11Start prepping your icing. In order to have a nice surface for painting, you want to use royal icing...it's an icing that you pipe or pour on to "flood" the top of the cookie and as you go back over and fill in gaps in the icing, it should "heal" itself by merging with the surrounding icing...making a nice flat canvas for you to paint on. Getting the right consistency of your icing is important for it to work well and not drip down the sides (which I've done many times and if it happens to you, just go with it, they still taste good :)).

12Mix together sugar, corn syrup, and vanilla in bowl. It will be a sticky mess that doesn't mix well. Add milk a tsp at a time so you don't add too much. You want to add milk until you get a stirrable, smooth, STICKY icing...you don't want a stirrable, smooth, RUNNY icing. When stirring, it should tire your arm...it should provide resistance to being stirred. If it's just easy and slippery and dripping from your spoon when you lift it, it's too runny and won't stick to your cookie (I'm so sorry I didn't get a photo of this...next time I make these I will get detail photos of icing consistency do's and don'ts).

13You can pipe your icing on quickly like I did (I keep a reusable piping bag with nozzles in my decorating drawer) or you can try to apply it with a spoon or knife (messier and may take longer but doable if you don't have a piping bag). When you are done, allow to dry for a few hours or even better, overnight. Make sure to cover them with plastic wrap after the icing has set for a bit or seal them into an airtight container.

14When the icing has set and you are ready to get painting, get some tiny tapered brushes (preferably ones you haven't used with toxic materials before like paint or crafting supplies), some bowls (or little specialty cups like these), some gel food coloring (food allergy familys, Americolor is a brand that is safe for allergens), clear vanilla extract, and a bowl of water for rinsing your brush.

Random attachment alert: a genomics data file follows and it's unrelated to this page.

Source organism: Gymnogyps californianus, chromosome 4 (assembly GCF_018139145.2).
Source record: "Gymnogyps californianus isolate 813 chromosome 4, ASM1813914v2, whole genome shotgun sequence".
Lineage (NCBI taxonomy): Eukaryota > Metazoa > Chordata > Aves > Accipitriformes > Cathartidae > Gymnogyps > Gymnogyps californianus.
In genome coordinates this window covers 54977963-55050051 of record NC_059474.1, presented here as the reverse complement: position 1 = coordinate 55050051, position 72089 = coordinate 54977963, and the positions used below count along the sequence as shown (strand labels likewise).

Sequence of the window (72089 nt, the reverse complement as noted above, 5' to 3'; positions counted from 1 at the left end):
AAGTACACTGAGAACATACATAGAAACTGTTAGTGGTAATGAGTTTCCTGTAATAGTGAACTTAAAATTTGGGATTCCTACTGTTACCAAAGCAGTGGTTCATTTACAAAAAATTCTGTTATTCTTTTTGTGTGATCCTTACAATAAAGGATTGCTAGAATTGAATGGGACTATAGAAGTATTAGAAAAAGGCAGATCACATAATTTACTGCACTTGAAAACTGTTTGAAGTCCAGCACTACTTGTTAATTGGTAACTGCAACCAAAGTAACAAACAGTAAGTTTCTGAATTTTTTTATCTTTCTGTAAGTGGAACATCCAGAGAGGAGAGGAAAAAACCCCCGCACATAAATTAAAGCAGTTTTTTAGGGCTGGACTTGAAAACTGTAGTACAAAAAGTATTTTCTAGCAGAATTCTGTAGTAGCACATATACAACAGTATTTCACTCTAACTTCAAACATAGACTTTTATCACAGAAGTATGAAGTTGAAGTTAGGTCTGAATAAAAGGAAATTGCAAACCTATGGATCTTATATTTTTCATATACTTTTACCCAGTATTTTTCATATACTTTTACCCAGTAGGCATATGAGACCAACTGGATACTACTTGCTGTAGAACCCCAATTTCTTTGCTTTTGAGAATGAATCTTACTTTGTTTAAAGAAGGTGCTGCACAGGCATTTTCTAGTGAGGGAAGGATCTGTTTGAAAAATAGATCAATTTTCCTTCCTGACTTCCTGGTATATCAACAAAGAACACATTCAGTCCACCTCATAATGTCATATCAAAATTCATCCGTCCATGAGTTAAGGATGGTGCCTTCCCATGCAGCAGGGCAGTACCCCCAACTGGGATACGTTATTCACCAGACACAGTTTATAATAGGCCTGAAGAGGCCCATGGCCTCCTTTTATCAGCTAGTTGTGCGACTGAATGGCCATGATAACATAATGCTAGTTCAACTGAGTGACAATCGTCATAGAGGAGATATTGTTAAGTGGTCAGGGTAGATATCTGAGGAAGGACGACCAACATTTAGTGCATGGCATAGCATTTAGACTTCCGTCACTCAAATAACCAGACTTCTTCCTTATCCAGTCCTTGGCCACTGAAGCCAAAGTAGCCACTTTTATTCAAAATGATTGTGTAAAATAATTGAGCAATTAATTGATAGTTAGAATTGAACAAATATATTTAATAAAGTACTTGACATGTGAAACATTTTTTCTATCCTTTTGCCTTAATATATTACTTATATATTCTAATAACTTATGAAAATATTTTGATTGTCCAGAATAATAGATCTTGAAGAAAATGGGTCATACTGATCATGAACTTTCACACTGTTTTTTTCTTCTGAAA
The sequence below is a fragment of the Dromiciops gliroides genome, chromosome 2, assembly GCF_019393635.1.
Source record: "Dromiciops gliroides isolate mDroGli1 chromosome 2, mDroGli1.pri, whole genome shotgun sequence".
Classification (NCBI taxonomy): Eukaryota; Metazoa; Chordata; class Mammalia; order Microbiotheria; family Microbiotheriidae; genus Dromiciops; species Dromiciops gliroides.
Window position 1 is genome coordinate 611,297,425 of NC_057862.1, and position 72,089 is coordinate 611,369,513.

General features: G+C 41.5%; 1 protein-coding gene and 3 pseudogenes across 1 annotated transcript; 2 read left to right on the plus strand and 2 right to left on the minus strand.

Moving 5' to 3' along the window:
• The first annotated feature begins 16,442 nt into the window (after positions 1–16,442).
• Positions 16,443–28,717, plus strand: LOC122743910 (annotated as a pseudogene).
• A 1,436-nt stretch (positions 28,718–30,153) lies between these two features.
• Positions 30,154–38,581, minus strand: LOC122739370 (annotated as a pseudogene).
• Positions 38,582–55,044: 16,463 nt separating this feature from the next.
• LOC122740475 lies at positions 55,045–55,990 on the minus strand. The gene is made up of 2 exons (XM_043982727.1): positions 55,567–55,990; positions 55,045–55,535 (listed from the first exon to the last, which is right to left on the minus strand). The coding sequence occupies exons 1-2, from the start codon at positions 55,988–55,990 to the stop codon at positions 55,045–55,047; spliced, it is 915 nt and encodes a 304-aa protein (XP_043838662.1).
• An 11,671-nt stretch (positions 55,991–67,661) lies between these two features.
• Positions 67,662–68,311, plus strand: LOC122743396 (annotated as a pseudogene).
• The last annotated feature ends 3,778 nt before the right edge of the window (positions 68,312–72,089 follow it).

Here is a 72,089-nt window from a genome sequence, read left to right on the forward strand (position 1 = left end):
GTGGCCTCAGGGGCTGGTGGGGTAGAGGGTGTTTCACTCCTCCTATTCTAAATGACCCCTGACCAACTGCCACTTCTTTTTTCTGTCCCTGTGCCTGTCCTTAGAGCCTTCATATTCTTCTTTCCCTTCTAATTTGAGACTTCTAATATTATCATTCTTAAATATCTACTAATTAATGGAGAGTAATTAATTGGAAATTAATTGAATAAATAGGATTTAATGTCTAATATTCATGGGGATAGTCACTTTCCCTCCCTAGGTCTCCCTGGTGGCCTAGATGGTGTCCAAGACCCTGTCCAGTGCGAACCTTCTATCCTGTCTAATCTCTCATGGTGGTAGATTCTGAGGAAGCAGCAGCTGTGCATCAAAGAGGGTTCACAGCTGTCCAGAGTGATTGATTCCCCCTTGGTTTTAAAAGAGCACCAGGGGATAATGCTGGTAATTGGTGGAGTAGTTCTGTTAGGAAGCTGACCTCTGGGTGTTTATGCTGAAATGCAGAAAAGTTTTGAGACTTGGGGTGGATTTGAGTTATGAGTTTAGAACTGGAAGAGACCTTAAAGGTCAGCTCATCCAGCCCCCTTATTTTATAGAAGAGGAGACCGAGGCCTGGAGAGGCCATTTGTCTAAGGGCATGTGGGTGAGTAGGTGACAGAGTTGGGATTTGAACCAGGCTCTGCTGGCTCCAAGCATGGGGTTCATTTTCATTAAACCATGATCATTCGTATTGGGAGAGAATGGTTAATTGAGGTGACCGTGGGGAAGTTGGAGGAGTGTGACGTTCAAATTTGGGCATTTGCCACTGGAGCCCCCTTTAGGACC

15In your bowls or craft cups, add a drop or two of gel coloring, followed by a tiny splash of vanilla. Find your least favorite cookie in the bunch and use it as a test cookie to get a feel for your favorite "paint consistency". It's really fun to have a variety of brushes, as well as toothpicks (when you need to do some really fine details like the feathering of the cardinal below). Don't hesitate to mix colors and play around! I did a wreath and tree with the plain green at first, and they were fine, but then I started toying with adding brown to the primary colors to get a more natural look and it was a gamechanger. And don't forget, painting "watercolor-style" like this often mean building layers of detail one-by-one, letting a layer dry before adding a few more details on top.

16Let them dry and then get them back into a cookie tin to preserve as much softness as you can. The extra vanilla flavor in the icing AND the painting really send this cookie off that rails. And people will be so impressed with your beautiful cookies!